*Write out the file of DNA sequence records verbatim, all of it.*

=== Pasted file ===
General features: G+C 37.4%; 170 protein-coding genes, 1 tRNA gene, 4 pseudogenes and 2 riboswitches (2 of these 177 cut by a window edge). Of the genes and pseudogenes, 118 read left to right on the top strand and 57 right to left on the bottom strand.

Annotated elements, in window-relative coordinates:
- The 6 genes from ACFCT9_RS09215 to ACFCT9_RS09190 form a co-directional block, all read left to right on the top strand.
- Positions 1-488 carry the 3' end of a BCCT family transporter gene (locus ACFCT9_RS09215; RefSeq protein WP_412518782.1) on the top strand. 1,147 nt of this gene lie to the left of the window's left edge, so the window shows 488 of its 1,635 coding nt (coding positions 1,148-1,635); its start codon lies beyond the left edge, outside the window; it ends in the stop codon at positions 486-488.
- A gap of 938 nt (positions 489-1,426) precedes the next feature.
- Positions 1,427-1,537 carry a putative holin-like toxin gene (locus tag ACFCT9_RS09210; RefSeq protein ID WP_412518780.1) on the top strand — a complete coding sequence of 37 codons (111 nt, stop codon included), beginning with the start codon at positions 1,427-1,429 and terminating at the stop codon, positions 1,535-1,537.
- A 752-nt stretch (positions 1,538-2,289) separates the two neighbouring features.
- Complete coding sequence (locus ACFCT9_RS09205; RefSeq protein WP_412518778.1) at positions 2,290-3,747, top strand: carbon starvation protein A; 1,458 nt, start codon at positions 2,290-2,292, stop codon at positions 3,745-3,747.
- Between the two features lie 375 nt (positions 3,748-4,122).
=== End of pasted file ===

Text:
General features: G+C 37.4%; 170 protein-coding genes, 1 tRNA gene, 4 pseudogenes and 2 riboswitches (2 of these 177 cut by a window edge). Of the genes and pseudogenes, 118 read left to right on the top strand and 57 right to left on the bottom strand.

Annotated elements, in window-relative coordinates:
- The 6 genes from ACFCT9_RS09215 to ACFCT9_RS09190 form a co-directional block, all read left to right on the top strand.
- Positions 1-488 carry the 3' end of a BCCT family transporter gene (locus ACFCT9_RS09215; RefSeq protein WP_412518782.1) on the top strand. 1,147 nt of this gene lie to the left of the window's left edge, so the window shows 488 of its 1,635 coding nt (coding positions 1,148-1,635); its start codon lies beyond the left edge, outside the window; it ends in the stop codon at positions 486-488.
- A gap of 938 nt (positions 489-1,426) precedes the next feature.
- Positions 1,427-1,537 carry a putative holin-like toxin gene (locus tag ACFCT9_RS09210; RefSeq protein ID WP_412518780.1) on the top strand — a complete coding sequence of 37 codons (111 nt, stop codon included), beginning with the start codon at positions 1,427-1,429 and terminating at the stop codon, positions 1,535-1,537.
- A 752-nt stretch (positions 1,538-2,289) separates the two neighbouring features.
- Complete coding sequence (locus ACFCT9_RS09205; RefSeq protein WP_412518778.1) at positions 2,290-3,747, top strand: carbon starvation protein A; 1,458 nt, start codon at positions 2,290-2,292, stop codon at positions 3,745-3,747.
- Between the two features lie 375 nt (positions 3,748-4,122).